What's the best way to simplify this circuit?I think i can do it like this:>Ra = R5,R4 (Series)>Rb = Ra,R11 (Paralel)>Rc = R3, Rb (Series)>Rd = R10,R9 (paralel)>Re = R6,R3,R2 (series)>Rf = Re,Rd (series)>Rg = Rf,Rc (series)>Rh = Rg,R1,R7 (series)Is this well done? or im committing some mistake?
>>925359You got the first 3 right, then fucked up. You should be drawing every move you make, every step you take. Might help if you redraw the diagonal ones to be horizontal or vertical.
>>925359> " What's the best way to simplify this circuit? ..." ;consider using :> " delta-star transforms " :https://www.electrical4u.com/delta-star-transformation-star-delta-transformation/The question is clearly expecting you to use them,[ if not necessarily expecting you to derive them from first principles ]
>>925363It looks like this at this point (After First 3 steps).I should just continue in series with R10?
>>925466In series with what?
>>925480In series with RC!, [RC - R10] = RD!
>>925512OP, do you still not know the difference between series and parallel?
>>925518Oh... Sorry for that, i think it was similar to Capacitors (Got the wrong idea in Resistors)... So this link here is in paralel, uh?
>>925527Or a more accurate aproach will be calculating first this paralel link right here?
>>925371>The question is clearly expecting you to use themIt clearly isn't. It's asking him to tell parallel and series connections apart.>>925527>>925528Look at the right side of >>925518. Parallel isn't about one shared node, but two. Series is one shared node with no split/branching. Parallel components have the same voltage because they share two nodes with two potentials (subtracted, they make the same voltage). You can't just look at a singular node and go "dude parallel", because then you get stupid shit like thinking 9 and 10 are parallel. 9 to 10 is like 5 to 11, which is nothing. You had to combine 5 with 4 in series before realizing that Ra is in parallel with 5. Rc and R10 share two common nodes, therefore they are parallel. R9 and R10 share only one node, the other one has R2 stuck in the middle.
>>925657I think im starting to get it:>R5 and R4 have 1 node in common, they are in series and are Ra>Ra and R11 have 2 nodes in common, they are in paralel and are Rb>R3 and Rb have 1 node in common, they are in series and are Rc>Rc and R4 have 2 nodes in common, they are in paralel and are Rd>Rd and R9 have 1 node in common, they are in series and are Re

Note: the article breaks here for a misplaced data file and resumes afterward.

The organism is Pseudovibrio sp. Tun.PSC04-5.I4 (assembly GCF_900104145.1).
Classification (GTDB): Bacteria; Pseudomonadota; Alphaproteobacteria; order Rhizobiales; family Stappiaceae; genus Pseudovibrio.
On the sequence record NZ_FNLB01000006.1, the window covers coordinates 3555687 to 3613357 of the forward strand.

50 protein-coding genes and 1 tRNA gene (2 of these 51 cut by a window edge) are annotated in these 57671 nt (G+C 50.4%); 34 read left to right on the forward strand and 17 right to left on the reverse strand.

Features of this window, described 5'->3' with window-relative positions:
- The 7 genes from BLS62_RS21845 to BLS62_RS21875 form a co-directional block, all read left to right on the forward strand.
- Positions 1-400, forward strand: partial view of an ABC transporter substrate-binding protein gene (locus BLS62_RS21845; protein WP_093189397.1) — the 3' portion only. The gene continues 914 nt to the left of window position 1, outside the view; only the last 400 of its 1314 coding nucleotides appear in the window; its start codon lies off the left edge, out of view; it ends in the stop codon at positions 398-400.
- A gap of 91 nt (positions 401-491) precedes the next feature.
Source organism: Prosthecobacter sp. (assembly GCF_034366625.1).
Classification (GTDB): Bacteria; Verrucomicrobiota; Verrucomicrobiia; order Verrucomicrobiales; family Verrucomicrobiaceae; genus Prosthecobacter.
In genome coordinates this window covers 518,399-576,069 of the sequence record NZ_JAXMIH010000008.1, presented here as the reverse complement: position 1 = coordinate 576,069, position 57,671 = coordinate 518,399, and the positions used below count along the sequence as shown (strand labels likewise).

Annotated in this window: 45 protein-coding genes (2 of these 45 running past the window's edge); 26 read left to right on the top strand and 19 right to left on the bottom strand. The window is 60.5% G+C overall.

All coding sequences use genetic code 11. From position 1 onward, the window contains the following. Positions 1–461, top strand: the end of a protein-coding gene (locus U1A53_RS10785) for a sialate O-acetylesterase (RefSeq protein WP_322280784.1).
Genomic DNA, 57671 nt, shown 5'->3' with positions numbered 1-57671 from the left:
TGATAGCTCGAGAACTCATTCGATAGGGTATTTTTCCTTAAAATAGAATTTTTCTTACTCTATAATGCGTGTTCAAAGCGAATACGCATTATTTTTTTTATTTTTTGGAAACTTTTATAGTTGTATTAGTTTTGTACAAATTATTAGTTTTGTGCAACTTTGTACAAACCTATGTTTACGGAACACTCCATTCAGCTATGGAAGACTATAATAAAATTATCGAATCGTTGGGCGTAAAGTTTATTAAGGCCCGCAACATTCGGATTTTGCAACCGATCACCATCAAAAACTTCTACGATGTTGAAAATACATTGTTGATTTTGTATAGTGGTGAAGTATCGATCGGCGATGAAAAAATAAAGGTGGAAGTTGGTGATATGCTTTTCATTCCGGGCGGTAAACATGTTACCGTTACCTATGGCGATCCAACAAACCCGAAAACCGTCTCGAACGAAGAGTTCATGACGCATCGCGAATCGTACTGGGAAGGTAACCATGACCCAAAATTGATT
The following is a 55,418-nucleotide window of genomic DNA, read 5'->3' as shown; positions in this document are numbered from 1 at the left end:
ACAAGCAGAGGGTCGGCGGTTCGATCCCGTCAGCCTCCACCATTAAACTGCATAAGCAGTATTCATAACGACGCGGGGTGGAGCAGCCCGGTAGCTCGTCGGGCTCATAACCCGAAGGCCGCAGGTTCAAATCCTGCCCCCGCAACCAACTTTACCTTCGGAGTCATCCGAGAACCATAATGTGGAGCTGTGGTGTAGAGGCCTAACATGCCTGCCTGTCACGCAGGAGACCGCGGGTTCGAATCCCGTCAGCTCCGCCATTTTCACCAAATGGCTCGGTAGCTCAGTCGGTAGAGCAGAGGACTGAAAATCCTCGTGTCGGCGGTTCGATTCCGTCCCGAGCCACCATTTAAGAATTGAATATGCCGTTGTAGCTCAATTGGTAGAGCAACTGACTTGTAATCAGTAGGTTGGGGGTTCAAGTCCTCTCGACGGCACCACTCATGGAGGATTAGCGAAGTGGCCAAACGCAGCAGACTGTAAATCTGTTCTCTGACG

>>925788>Re and R2 have 1 node in common, they are in series and are Rf
>>925789And i guess that RF is in series with R8, that at the same time is in series with R6, so i can get Rg and Rh here, right?
>>925788See >>925657>Series is one shared node with no split/branching.You should seriously google this if you don't have this in your notes somehow. This shit is as easy as it comes.
>>925806Hmm... I see. I think i got an idea
>>925788R4 R5 in series as RaRa R11 in parallel as RbRb R3 in series as RcRc R10 in parallel as RdRd R2 in series as ReRe R9 in parallel as RfRf R6 in series as RgRg R3 in parallel as RhRh R1 R7 in series as RiIf you didn't do this in >>925788 >>925789 >>925790 >>925813 >>925814 >>925818, you should reconsider and rework your ability to recognize parallel/series connections, because damn, it's the simplest thing around.Again, the node aspect depends on whether or not there are other components between the connections. I don't know what increments you tried to do in your last 3 posts, but they don't seem right. If two resistors are in series, you have 3 nodes: A-B-C. First resistor is connected between A and B, the second resistor is connected between B and C. There's nothing else connected to B. The equivalent resistor will be between nodes A and C. If two resistors are in parallel, you have 2 nodes: A-B. Both resistors are connected between A and B. There's no other node involved between A and B as there is no resistor bridging between the other resistors and their nodes. The equivalent resistor will be between nodes A and B.